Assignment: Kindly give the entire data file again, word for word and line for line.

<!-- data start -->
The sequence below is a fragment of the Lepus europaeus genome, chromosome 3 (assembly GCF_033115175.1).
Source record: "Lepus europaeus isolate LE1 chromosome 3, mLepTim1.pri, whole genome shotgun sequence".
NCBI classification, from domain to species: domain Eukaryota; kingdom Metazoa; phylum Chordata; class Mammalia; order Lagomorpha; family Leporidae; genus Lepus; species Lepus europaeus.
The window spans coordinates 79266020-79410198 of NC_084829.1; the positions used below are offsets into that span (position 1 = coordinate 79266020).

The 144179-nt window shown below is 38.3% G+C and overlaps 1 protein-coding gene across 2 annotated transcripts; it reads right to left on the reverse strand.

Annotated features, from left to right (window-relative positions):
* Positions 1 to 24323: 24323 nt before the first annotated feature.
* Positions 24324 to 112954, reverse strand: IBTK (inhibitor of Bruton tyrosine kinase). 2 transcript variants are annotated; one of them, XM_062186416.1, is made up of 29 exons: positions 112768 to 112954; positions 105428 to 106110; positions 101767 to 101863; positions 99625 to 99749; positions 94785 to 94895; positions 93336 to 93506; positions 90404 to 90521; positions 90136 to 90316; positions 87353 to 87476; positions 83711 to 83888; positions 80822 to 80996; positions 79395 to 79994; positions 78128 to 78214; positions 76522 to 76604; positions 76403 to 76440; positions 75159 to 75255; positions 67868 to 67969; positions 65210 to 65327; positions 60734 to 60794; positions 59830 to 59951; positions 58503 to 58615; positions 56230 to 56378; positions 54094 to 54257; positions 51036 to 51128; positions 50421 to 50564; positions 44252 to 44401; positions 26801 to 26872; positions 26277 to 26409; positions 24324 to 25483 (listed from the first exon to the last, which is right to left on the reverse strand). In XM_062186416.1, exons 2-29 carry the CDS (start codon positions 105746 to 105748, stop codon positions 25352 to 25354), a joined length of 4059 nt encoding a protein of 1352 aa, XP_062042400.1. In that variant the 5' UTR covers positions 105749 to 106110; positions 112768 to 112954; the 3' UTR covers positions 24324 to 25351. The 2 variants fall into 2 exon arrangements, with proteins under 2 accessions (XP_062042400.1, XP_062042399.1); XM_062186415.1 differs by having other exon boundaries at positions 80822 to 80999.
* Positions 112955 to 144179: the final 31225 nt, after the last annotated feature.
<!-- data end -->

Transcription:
The sequence below is a fragment of the Lepus europaeus genome, chromosome 3 (assembly GCF_033115175.1).
Source record: "Lepus europaeus isolate LE1 chromosome 3, mLepTim1.pri, whole genome shotgun sequence".
NCBI classification, from domain to species: domain Eukaryota; kingdom Metazoa; phylum Chordata; class Mammalia; order Lagomorpha; family Leporidae; genus Lepus; species Lepus europaeus.
The window spans coordinates 79266020-79410198 of NC_084829.1; the positions used below are offsets into that span (position 1 = coordinate 79266020).

The 144179-nt window shown below is 38.3% G+C and overlaps 1 protein-coding gene across 2 annotated transcripts; it reads right to left on the reverse strand.

Annotated features, from left to right (window-relative positions):
* Positions 1 to 24323: 24323 nt before the first annotated feature.
* Positions 24324 to 112954, reverse strand: IBTK (inhibitor of Bruton tyrosine kinase). 2 transcript variants are annotated; one of them, XM_062186416.1, is made up of 29 exons: positions 112768 to 112954; positions 105428 to 106110; positions 101767 to 101863; positions 99625 to 99749; positions 94785 to 94895; positions 93336 to 93506; positions 90404 to 90521; positions 90136 to 90316; positions 87353 to 87476; positions 83711 to 83888; positions 80822 to 80996; positions 79395 to 79994; positions 78128 to 78214; positions 76522 to 76604; positions 76403 to 76440; positions 75159 to 75255; positions 67868 to 67969; positions 65210 to 65327; positions 60734 to 60794; positions 59830 to 59951; positions 58503 to 58615; positions 56230 to 56378; positions 54094 to 54257; positions 51036 to 51128; positions 50421 to 50564; positions 44252 to 44401; positions 26801 to 26872; positions 26277 to 26409; positions 24324 to 25483 (listed from the first exon to the last, which is right to left on the reverse strand). In XM_062186416.1, exons 2-29 carry the CDS (start codon positions 105746 to 105748, stop codon positions 25352 to 25354), a joined length of 4059 nt encoding a protein of 1352 aa, XP_062042400.1. In that variant the 5' UTR covers positions 105749 to 106110; positions 112768 to 112954; the 3' UTR covers positions 24324 to 25351. The 2 variants fall into 2 exon arrangements, with proteins under 2 accessions (XP_062042400.1, XP_062042399.1); XM_062186415.1 differs by having other exon boundaries at positions 80822 to 80999.
* Positions 112955 to 144179: the final 31225 nt, after the last annotated feature.